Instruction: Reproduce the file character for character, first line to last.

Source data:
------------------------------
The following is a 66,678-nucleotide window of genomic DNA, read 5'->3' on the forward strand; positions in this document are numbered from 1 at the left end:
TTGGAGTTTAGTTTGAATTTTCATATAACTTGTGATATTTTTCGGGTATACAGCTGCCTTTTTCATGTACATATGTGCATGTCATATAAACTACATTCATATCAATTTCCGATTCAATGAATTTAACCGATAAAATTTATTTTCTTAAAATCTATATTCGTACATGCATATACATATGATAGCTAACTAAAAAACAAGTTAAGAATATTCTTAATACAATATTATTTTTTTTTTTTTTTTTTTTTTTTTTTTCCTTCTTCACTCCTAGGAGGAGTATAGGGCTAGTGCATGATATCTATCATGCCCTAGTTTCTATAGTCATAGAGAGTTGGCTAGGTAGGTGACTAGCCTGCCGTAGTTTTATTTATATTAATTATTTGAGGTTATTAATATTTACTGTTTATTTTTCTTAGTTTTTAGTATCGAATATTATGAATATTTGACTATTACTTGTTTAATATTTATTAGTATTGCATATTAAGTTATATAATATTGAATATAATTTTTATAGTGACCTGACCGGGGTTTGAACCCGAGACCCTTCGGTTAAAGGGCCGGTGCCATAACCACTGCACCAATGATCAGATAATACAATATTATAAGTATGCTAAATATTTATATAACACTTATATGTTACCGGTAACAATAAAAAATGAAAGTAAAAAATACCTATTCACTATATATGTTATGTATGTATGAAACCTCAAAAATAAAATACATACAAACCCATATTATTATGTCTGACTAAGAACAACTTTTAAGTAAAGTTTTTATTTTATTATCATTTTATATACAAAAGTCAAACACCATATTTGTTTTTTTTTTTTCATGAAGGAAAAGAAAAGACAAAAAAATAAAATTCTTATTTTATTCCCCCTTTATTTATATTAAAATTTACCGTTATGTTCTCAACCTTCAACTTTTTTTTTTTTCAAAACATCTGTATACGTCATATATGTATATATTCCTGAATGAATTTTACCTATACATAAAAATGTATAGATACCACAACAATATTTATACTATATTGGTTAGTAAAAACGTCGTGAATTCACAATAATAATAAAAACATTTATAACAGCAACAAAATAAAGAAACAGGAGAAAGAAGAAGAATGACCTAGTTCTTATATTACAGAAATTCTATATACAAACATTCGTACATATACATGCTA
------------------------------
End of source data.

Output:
The following is a 66,678-nucleotide window of genomic DNA, read 5'->3' on the forward strand; positions in this document are numbered from 1 at the left end:
TTGGAGTTTAGTTTGAATTTTCATATAACTTGTGATATTTTTCGGGTATACAGCTGCCTTTTTCATGTACATATGTGCATGTCATATAAACTACATTCATATCAATTTCCGATTCAATGAATTTAACCGATAAAATTTATTTTCTTAAAATCTATATTCGTACATGCATATACATATGATAGCTAACTAAAAAACAAGTTAAGAATATTCTTAATACAATATTATTTTTTTTTTTTTTTTTTTTTTTTTTTTCCTTCTTCACTCCTAGGAGGAGTATAGGGCTAGTGCATGATATCTATCATGCCCTAGTTTCTATAGTCATAGAGAGTTGGCTAGGTAGGTGACTAGCCTGCCGTAGTTTTATTTATATTAATTATTTGAGGTTATTAATATTTACTGTTTATTTTTCTTAGTTTTTAGTATCGAATATTATGAATATTTGACTATTACTTGTTTAATATTTATTAGTATTGCATATTAAGTTATATAATATTGAATATAATTTTTATAGTGACCTGACCGGGGTTTGAACCCGAGACCCTTCGGTTAAAGGGCCGGTGCCATAACCACTGCACCAATGATCAGATAATACAATATTATAAGTATGCTAAATATTTATATAACACTTATATGTTACCGGTAACAATAAAAAATGAAAGTAAAAAATACCTATTCACTATATATGTTATGTATGTATGAAACCTCAAAAATAAAATACATACAAACCCATATTATTATGTCTGACTAAGAACAACTTTTAAGTAAAGTTTTTATTTTATTATCATTTTATATACAAAAGTCAAACACCATATTTGTTTTTTTTTTTTCATGAAGGAAAAGAAAAGACAAAAAAATAAAATTCTTATTTTATTCCCCCTTTATTTATATTAAAATTTACCGTTATGTTCTCAACCTTCAACTTTTTTTTTTTTCAAAACATCTGTATACGTCATATATGTATATATTCCTGAATGAATTTTACCTATACATAAAAATGTATAGATACCACAACAATATTTATACTATATTGGTTAGTAAAAACGTCGTGAATTCACAATAATAATAAAAACATTTATAACAGCAACAAAATAAAGAAACAGGAGAAAGAAGAAGAATGACCTAGTTCTTATATTACAGAAATTCTATATACAAACATTCGTACATATACATGCTA